5 Plants You’ll See Everywhere When You Move To Columbus, OH

The humid summer conditions and long dry winters of Columbus are ideal for many native plants. Large shrubs that grow in colonies can be seen along roadways and in large open spaces. A variety of ferns and wildflowers are also prevalent in the area and many of the berries can be used to make edible foods and drinks.

Use these plants in your new garden to promote local cultivation and growth of plants native to Columbus. Here are 5 native plants that you will see everywhere when you move to Columbus.

1. Gray Dogwood

Scientific name: Cornus racemosa
Moisture level: Dry-wet
Sunlight: Full-Partial
Height: 10-15 ft.
Width: 10-15 ft.
Coloring: White
Leaf type: Deciduous
Wildlife attraction: Birds and butterflies

The Gray Dogwood is a durable native shrub that features gray green leaves and white flowers that arrive in June. Birds are attracted to the white berries that it produces in late summer and the stems of the fruit last into winter weather. Gray Dogwood works well for borders or in groups in landscapes. This hardy shrub can sometimes be grown as a small tree and does well is dry to wet soil. It prefers partial shade to full sun and requires at least 4 hours of direct sunlight per day. The Gray Dogwood thrives in a variety of conditions and remain a long lasting native Columbus shrub.

2. Lowland Bladder Fern

Scientific name: Cystopteris protrusa
Moisture level: Moist
Sunlight: Partial-full shade
Height: 6-18 in.
Width: 6-18 in.
Coloring: Green

This non-flowering perennial fern grows easily in rich soils of average moisture levels. The Lowland Bladder Fern is a small variety that thrives in woods, valleys, and slopes. The plant features fine fronds with stems that easily break. The Lowland Bladder Fern grows in early spring and continues to spread throughout the summer. It can be a great ground cover in a garden and is fairly easy to grow. The fronds may turn brown during hot summers but new growth should be produced. This plant is perfect to use to fill in gaps in a garden or add a continuous green background.

3. Green Dragon

Scientific name: Arisaema dracontium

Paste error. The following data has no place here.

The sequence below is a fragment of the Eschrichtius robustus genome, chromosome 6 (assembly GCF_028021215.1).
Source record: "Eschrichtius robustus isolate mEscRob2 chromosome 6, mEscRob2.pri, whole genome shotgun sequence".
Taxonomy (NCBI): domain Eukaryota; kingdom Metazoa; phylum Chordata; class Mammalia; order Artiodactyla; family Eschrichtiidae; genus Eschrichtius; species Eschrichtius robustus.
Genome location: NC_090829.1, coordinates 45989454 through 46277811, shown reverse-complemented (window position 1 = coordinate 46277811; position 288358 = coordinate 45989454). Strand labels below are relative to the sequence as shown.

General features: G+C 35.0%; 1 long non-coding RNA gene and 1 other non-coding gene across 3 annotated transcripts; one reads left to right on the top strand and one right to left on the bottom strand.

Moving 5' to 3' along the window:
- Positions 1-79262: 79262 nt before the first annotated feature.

Moisture level: Moist
Sunlight: Full – Partial – Shade
Height: 1-3 ft.
Width: 1-1.5 ft.
Coloring: Light green, orange, red
Wildlife attraction: Birds

Green Dragon, also known as Dragon Root, is a perennial wildflower that features one main leaf that is divided into 7-15 leaflets at the base of the plant. One unusual flower is produced from the stalk which is a light green color that stands tall. The flower turns to red berries in midsummer which attracts birds. The Green Dragon does best in shady conditions that are along a water source. Mulching these plants is a good idea as they don’t like to dry out. The Green Dragon has few issues with insects and disease and would do well planted under a large tree to provide optimal shade.

4. Elderberry

Scientific name: Sambucus canadensis
Moisture level: Average – Wet
Sunlight: Partial shade-full
Height: 5-12 ft.
Width: 5-12 ft.
Coloring: White, black fruit
Leaf Shape: Narrow, small
Wildlife attraction: Birds, deer, and other mammals

The Elderberry, also known as American Elder, is a large native shrub of the Columbus area. It is a deciduous suckering plant that does well in average to moist soil. It can commonly be seen growing along fences, in thickets, or along Ohio roadsides. The Elderberry produces small lemon scented flowers that cluster together to form large flat blooms. These flowers turn to black berries in late summer which can be used to make jams, jellies, and wine. The Elderberry also attracts birds that feed off of the delicious fruit. This native shrub spreads by forming root suckers and many plants will grow together to form colonies. The Elderberry makes for a great hedge or barrier plant due to its large size and wide spread capabilities.

5. Red Trillium

Scientific name: Trillium erectum
Moisture level: Moist
Sunlight: Partial
Height: 12-16 in.
Width: 12 in.
Coloring: Red, light pink
Wildlife attraction: Birds and mammals

 The Red Trillium, also known as Wake-Robin or Stinking Benjamin, is a striking native woodland wildflower in Ohio. The beautiful three petal blossom is a deep maroon, sometimes pink color that can also be white or light yellow in some varieties. This plant likes to grow on steep slopes and can be used to prevent erosion. The gorgeous blooms arrive in April and stay through May. The blooms make for a beautiful addition to any Columbus garden.

For more information about native plants, gardening, and lawn care in the Columbus area, visit LawnStarter Lawn Care.